Report from the Trenches

Welp, the 102s are quiescent as they labor toward their 2,500-word magnum opus. Of the 45 survivors, all of three have ever written a ten-page paper. Because this vast position paper is worth three times the score of one of their 750-word squibs, they’re understandably anxious to do as well as possible.

Next week we’ll be doing one-on-one conferences, during which each classmate will be required to show up with a thesis statement, an outline, and at least some evidence that he or she has managed to start the research. Final, spectacular papers are due on the 24th, providing a full three weeks in which to read the stuff before grades are due.

Meanwhile, speaking of grades, I scored an 88% on the first test in my real estate class. Not great, but better than one might have expected, under the circumstances.

I’ve been so tired. And on the day of the quiz I had a glass and a half of wine with the mid-day meal, which has become the main meal of the day in these parts. Interestingly, I’ve found that a drink consumed during the day, even (as in this case) several hours before class begins, dulls the edge on my knife in that evening class.

The sleep deprivation goes a fair way in that department, too. I’ll go along for four, five, six or more days on four hours of sleep a night, far less than I need to function. Wednesday I had a migraine or something like it, an experience I haven’t had the privilege of enjoying in lo! these many years.

Otherwise, Wednesday was a pretty typical day.

After writing, editing, and publishing a post at Funny about Money and drafting another,  I spent most of the day reading perfectly excruciating copy, struggling to finish editing a bizarre book whose author’s theory, upon which she exposits repetitiously and pointlessly for 325 mind-numbing pages, is based on a system of literary criticism that deservedly went out of style thirty years ago.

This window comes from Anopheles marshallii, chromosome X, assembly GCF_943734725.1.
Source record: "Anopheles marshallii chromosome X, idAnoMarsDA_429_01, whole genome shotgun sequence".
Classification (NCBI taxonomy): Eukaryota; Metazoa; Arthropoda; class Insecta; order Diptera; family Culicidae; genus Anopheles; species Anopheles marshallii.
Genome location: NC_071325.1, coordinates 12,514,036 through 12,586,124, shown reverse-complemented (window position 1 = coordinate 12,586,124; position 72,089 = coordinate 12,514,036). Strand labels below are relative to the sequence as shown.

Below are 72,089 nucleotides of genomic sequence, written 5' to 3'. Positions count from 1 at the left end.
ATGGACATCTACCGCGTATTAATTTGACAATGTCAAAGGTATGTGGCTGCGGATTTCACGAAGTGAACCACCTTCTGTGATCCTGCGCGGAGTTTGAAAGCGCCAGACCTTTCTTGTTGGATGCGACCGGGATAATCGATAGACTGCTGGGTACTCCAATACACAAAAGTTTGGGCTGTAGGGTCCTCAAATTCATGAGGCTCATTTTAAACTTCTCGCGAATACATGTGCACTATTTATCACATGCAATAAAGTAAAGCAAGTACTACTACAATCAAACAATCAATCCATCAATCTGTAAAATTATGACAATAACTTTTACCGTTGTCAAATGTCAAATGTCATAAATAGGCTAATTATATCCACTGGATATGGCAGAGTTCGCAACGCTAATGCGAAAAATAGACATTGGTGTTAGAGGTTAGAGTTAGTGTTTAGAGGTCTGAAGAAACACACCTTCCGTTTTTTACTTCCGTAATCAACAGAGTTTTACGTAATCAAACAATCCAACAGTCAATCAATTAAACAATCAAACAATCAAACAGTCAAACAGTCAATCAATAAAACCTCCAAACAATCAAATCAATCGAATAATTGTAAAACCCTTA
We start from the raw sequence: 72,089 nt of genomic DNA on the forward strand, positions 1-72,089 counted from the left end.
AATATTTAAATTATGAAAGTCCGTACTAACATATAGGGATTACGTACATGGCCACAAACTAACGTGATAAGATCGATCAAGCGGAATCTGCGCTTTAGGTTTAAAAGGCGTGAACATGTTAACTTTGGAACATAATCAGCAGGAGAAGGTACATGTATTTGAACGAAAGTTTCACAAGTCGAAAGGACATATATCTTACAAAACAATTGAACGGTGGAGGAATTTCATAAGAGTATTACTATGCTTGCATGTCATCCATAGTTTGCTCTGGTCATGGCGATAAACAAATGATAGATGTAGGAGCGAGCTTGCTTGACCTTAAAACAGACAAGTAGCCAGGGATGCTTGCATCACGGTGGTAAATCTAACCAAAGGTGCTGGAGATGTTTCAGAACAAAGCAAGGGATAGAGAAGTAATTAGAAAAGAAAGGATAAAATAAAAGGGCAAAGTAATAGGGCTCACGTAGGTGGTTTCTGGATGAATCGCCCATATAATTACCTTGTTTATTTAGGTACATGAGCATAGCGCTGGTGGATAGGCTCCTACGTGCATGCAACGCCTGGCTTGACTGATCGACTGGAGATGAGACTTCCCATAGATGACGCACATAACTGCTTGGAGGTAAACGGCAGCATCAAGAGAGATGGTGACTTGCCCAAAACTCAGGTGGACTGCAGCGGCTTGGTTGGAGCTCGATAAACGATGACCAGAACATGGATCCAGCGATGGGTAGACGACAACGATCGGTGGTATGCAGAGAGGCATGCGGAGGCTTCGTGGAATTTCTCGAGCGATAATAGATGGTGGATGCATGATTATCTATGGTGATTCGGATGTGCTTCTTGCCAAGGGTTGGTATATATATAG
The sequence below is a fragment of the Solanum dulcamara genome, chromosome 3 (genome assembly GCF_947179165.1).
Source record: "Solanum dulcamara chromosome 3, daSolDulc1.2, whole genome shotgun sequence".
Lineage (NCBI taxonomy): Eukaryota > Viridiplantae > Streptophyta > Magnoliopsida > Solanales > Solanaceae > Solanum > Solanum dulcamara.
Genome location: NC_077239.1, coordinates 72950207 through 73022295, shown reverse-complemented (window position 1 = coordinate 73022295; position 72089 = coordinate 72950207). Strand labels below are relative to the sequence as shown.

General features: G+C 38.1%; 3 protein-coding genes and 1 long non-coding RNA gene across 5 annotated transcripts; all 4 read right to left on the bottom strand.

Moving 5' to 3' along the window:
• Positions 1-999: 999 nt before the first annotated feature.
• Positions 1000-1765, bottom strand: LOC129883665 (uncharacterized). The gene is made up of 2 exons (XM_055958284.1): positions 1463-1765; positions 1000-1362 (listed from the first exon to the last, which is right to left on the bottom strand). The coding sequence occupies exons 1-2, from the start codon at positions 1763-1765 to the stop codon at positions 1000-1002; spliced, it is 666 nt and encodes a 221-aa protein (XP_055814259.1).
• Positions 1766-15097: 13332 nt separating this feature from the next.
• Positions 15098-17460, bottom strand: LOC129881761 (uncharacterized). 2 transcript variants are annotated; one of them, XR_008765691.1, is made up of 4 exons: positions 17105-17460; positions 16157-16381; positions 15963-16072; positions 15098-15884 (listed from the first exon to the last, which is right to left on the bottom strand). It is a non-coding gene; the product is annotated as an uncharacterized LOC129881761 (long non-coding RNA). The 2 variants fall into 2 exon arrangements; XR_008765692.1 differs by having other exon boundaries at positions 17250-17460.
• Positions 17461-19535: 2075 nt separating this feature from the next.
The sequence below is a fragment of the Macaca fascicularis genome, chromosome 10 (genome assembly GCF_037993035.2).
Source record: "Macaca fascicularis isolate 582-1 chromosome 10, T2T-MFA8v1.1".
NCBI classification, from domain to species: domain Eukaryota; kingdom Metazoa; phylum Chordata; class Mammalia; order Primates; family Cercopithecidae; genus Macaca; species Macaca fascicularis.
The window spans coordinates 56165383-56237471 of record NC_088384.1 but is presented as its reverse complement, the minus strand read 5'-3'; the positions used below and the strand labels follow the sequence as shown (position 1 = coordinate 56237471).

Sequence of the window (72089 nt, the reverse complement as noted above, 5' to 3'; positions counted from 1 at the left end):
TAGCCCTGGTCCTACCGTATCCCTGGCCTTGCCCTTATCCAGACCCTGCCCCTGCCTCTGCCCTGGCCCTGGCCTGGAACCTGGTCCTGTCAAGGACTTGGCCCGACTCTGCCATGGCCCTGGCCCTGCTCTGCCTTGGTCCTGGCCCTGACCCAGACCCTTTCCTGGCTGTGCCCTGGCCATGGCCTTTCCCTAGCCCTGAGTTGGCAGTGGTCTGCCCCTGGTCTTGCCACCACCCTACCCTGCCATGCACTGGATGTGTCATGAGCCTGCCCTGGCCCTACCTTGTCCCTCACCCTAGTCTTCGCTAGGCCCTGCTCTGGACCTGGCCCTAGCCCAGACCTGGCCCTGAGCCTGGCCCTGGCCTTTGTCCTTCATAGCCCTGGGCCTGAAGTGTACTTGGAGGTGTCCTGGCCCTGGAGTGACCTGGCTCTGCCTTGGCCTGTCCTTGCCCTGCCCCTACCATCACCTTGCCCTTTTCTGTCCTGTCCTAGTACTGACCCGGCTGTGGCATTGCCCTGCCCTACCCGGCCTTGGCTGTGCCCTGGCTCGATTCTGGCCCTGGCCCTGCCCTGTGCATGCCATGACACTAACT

Then it was off to choir practice.

Back at the Funny Farm along about 9:15 or 9:30, I entered changes, edited, and proofread yesterday’s “Entrepreneurs” post at FaM and scheduled it to go live the following morning; then wrote three pages, single-spaced, reporting on the excruciating book, calculated time, and composed an invoice for the Press that is publishing said money-loser.

By then it was midnight.

Fell into the sack and passed out. Awoke as usual at 4:00 a.m. Couldn’t get back to sleep. Read news on the Internet.

On the road by quarter to seven: off to the weekly business networking group. Then to the client’s: drop off the excruciating book. Then to campus: teach two classes. Then back home: bolt dinner. Then back to campus: attend real estate class.

So “Wednesday” blends into “Thursday” with only a short nap and a man-made system of time-keeping to demarcate the two.

The real estate licensing exam is said to be a bear. You have to score 75% or above to pass; since some of the questions entail math, which I simply can NOT do (even with a calculator, I can run a series of calculations three times and come up with three different answers), I’ll have to ace all the factual, non-mathish questions if I’m going to pass the thing.

Thus 88% on a quiz that had no math problems is not satisfactory. On quizzes like that, I’ll need to hit 95% or higher to be assured of passing an exam that has hundreds of questions, some of which entail computation.

Last night the instructor remarked that a good way to learn the real estate business is to spend a year or two working as a successful agent’s assistant. That is exactly what I have in mind: to work as someone’s gofer, rather than to go out and market myself as a sales agent.

Not that I wouldn’t like to earn what real estate agents make. It’s just that I strongly doubt I can sell.

Nor do I need to earn that much. What normal Americans think of as a pittance would pay my bills with more than I have left over each month from adjunct teaching. In fact, if I could find a flunky’s job with flexible hours, I could hang onto my classes, earn part-time office wages, and double my income.

Doubling my income would hardly make me rich. A second job that paid exactly what I’m earning at Heavenly Gardens Community College would, when combined with the $12,000 Social Security income, generate all of $40,800 a year.

It still would be tight. But it wouldn’t be just awful, the way things are now.

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